"In Thee do I put my trust" is the language of confidence. Christ's perfect dependence upon God was the outcome of His perfect confidence in God. He had unbounded confidence in boundless love. The storm that the devil raised found Christ in calm sleep with His head on a pillow. The real pillow of His heart was the Father's love. As the perfect Man He can say "In Thee do I put my trust," and sleep in the storm; then as the mighty God He rises up, saying, "Peace be still" and calms the storm. It has been truly said "The storms drive us home, but the storm found Him at home." The storms that send us to the Father found Him with the Father. Nothing ever moved Him from dependence upon the Father's power and confidence in the Father's love. He has gone, but He has left His pillow behind Him, for the Father's love is our portion.


A third great characteristic of the inner life comes before us in the second verse. "O my soul, thou hast said to the LORD, thou art my Lord." This is the expression of One who takes the place of subjection and obedience to the will of another. A life of absolute subjection to the sovereign will of God at all times is an intolerable thought to the natural man, yet this is the path of life and joy. To do the will of One whose infinite love has purposed me for eternal blessing, and whose divine power and wisdom is carrying out His purposes, must be the way of blessing. This path of subjection to the will of Another has been trodden in perfection by Christ as Man. Coming into the world He could say. "Lo, I come to do Thy will, O my God:" passing through it He could say, "I do always those things that please Him:" passing out of it He could say, "Not my will but Thine be done." There has been One here who in all circumstances, and at all times — moment by moment — did nothing but the will of God.

When the storm of opposition was rising on every hand He can say, "Even so, Father: for so it seemed good in thy sight." The clouds that thickened round His path ever found Him confiding in the Father's love and subject to the Father's will. And when that greatest of all storms — the storm that was over our heads — was about to burst on His head, He is still confiding in the Father's love, for He can say, "The cup which my Father has given Me shall I not drink it:" and still subject to the Father's will, for He adds, "Not my will but thine be done."

In Psalm 2, Christ is the Subjugator who will put down all insubjection with a rod of iron. Blessed it is to know that One is coming who will deal with all the lawlessness of the world and bring all into subjection to the will of God. This however is not wonderful when we remember who He is — God's anointed King.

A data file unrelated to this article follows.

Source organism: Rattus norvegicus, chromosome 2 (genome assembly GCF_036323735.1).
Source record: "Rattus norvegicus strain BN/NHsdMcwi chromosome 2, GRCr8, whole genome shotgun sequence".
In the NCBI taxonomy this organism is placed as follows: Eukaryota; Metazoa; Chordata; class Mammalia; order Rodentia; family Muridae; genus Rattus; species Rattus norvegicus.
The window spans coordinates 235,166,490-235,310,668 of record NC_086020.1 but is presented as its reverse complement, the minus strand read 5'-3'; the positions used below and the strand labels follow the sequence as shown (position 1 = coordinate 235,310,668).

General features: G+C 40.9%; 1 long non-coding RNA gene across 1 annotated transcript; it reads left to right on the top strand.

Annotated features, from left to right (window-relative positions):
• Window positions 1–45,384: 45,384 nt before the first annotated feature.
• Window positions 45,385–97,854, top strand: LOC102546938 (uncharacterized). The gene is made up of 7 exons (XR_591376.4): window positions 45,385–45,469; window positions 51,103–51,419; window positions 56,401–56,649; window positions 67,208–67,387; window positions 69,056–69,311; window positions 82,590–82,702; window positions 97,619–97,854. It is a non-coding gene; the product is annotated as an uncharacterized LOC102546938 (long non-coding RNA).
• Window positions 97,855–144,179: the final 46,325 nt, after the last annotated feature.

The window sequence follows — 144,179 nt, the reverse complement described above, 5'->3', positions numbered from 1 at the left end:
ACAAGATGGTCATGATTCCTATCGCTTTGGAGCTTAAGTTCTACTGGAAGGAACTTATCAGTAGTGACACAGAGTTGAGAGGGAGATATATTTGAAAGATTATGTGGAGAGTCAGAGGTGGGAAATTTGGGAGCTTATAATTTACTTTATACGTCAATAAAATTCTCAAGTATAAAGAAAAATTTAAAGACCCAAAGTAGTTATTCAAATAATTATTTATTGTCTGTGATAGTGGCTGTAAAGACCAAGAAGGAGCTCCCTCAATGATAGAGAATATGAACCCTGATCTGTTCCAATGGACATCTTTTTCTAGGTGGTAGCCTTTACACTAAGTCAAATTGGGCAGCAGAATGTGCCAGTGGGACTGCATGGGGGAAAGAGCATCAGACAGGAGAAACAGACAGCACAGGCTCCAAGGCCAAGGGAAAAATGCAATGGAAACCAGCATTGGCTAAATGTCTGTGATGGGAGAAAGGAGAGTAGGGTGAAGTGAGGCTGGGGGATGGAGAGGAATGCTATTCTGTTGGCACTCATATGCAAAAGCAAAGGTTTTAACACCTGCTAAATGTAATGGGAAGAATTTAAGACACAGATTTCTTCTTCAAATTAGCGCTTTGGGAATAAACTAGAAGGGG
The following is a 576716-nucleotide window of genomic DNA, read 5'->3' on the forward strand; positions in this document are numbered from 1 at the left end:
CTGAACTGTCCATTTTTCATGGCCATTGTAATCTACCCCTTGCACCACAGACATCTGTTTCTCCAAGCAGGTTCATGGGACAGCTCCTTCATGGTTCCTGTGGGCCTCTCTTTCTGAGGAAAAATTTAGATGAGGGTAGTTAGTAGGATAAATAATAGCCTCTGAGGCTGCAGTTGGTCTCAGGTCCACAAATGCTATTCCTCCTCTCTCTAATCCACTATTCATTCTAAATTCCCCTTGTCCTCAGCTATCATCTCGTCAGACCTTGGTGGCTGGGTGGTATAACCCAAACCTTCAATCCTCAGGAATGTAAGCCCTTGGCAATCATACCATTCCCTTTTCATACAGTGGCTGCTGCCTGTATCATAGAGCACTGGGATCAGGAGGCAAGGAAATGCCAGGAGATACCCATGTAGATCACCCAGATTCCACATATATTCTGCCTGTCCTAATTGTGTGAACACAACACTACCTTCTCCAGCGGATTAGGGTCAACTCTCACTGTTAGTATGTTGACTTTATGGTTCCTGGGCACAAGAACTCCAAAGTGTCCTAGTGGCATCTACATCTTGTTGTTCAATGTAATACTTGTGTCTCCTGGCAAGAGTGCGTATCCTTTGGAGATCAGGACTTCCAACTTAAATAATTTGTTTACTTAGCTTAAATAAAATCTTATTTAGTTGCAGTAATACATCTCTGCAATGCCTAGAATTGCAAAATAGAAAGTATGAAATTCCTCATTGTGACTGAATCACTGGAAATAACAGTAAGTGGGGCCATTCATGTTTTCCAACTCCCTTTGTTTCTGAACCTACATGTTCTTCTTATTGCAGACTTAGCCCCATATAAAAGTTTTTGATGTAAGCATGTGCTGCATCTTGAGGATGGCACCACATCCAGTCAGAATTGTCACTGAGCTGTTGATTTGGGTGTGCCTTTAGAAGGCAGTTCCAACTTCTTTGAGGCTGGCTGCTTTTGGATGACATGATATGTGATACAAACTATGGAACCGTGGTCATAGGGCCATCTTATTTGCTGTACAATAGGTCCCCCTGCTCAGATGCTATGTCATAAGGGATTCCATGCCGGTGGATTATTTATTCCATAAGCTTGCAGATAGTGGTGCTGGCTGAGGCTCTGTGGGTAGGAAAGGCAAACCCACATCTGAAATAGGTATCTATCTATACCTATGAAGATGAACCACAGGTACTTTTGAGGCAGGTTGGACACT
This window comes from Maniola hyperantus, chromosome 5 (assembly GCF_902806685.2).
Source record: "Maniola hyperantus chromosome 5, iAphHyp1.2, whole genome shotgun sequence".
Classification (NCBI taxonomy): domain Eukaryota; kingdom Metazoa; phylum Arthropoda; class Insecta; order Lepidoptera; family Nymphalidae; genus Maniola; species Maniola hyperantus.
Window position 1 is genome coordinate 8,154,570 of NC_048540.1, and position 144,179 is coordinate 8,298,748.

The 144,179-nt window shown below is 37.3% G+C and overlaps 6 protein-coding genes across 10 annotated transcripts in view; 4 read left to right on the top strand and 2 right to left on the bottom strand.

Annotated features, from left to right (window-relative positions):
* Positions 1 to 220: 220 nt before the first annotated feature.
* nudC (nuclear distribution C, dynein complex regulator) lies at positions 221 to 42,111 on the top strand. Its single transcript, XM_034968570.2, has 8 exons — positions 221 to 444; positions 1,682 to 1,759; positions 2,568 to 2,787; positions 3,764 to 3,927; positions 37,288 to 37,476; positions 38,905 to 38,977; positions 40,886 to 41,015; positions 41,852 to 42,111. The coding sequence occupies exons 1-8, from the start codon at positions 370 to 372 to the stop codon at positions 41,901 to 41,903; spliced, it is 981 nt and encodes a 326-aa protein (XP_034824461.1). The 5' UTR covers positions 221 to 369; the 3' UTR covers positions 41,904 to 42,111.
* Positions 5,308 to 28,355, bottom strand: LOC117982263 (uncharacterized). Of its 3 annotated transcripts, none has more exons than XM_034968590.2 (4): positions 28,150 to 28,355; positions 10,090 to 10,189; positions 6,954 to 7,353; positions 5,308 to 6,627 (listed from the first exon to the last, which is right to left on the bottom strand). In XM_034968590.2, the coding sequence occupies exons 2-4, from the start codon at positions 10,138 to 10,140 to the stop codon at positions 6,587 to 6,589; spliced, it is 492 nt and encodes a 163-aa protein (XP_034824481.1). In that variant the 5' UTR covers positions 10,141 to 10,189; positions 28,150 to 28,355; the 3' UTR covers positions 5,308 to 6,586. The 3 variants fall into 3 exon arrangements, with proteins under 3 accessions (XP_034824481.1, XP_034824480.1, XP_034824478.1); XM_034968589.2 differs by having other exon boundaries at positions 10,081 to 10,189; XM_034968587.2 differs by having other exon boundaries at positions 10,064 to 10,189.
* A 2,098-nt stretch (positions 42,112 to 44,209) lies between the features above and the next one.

In Psalm 8, we are carried on to a time when the whole creation is brought into subjection to Christ, as we read, "Thou hast put all things under His feet." Blessed indeed will this be, but again we say hardly wonderful when we remember who He is — the Son of Man crowned with glory and honour.

When, however, we come to Psalm 16, we learn that the One, who will subjugate everything to God, to whom all is to be put into subjection, has Himself been the perfectly subject Man. This indeed is a wonder for our souls to contemplate; and yet, may we not say that His power to subject the whole universe to Himself lies in the fact that He, Himself, was once the perfectly subject Man.

Thus the opening verses of the Psalm present these three great characteristics of the path of life — dependence upon the power of God, confidence in the love of God and subjection to the will of God.


Another beautiful characteristic of the path of life, perfectly exemplified in the life of Christ, is its lowliness. Speaking as a Man Christ could say to God, "My goodness extends not to Thee;" speaking of the saints that are on the earth — the excellent — He could say, "In them is all my delight" (N. Tr.). The saints and the excellent of the earth are not often found among "the princes of this world." We do well to remember the words of the Apostle to the carnally minded Corinthians. "Ye see your calling brethren, how that not many wise men after the flesh, not many mighty, not many noble are called, but God has chosen the foolish… the weak … the base… and the things which are despised." It is among such that "the excellent" will be found, and it was with such that the Lord, in His lowly grace, identified Himself. If we would have the company of Christ we must also have the company of the lowly of this world, for it is with them He will be found. If Simon the Pharisee invites the Lord of glory to his house he finds that he must also have the company of the woman of the city. Nor was it simply that Christ associated with the lowly, but He delighted in them. His was the lowly mind. He could say "I am meek and lowly in heart." It was not only lowliness of manner or lowliness of speech — which indeed we can easily affect — it was lowliness of heart. The word for our guidance is, "Let this mind be in you, which was also in Christ Jesus;" and again, "in lowliness of mind let each esteem others better than themselves."


In the pathway of Christ as the perfect Man, He would allow nothing to come in between His soul and God. He would pay no homage to the objects which men worship, nor take up their names upon His lips. An idol is not necessarily an actual image that is worshipped in place of the true God. It is anything that is allowed to come, as an object of the heart's affections between the soul and God; hence, even to believers, the Apostle can write, "Little children keep yourselves from idols." Alas how often we turn aside to pursue objects that come between our souls and God, only to find the truth of the Psalmist's words, "Their sorrows shall be multiplied that hasten after another." It has been said that an innocent man had no object, he simply had to enjoy God's goodness: a fallen man has many objects which separate the heart from God; but the new man has one Object, "For me to live is Christ," and again, "The life which I now live … I live by the faith of the Son of God who loved me and gave Himself for me."